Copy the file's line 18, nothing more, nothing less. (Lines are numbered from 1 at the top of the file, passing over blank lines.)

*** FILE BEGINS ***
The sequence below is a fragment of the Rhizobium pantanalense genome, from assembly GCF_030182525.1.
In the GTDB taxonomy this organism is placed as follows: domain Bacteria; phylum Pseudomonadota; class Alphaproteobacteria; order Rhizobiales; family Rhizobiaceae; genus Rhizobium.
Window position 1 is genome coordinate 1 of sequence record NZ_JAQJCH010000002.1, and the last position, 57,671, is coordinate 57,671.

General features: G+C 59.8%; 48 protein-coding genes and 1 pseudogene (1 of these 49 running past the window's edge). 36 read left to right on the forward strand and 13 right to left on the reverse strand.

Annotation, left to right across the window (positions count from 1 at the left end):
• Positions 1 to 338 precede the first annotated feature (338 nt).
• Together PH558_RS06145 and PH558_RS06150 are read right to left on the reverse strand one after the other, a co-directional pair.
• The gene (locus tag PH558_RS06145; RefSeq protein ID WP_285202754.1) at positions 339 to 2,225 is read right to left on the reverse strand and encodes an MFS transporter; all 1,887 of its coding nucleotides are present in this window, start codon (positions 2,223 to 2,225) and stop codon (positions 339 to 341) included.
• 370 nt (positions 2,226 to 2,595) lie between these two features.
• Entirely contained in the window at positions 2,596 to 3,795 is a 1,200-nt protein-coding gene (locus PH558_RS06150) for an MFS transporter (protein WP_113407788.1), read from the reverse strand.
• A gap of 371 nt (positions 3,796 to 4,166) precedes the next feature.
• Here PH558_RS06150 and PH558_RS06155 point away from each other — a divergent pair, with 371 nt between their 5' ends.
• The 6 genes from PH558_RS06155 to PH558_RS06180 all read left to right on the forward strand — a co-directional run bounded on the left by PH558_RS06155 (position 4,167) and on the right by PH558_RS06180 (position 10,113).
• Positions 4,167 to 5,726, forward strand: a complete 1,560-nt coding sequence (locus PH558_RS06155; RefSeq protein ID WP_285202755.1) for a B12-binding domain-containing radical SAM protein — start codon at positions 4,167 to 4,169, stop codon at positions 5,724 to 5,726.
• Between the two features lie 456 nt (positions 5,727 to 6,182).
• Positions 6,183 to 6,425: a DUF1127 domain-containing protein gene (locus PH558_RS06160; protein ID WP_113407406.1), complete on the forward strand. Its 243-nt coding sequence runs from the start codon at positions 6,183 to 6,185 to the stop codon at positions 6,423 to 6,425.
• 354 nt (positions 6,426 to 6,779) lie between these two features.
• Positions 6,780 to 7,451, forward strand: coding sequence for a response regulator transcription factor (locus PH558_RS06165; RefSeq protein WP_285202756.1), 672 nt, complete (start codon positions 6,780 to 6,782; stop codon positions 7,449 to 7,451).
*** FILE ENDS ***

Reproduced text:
• Positions 6,780 to 7,451, forward strand: coding sequence for a response regulator transcription factor (locus PH558_RS06165; RefSeq protein WP_285202756.1), 672 nt, complete (start codon positions 6,780 to 6,782; stop codon positions 7,449 to 7,451).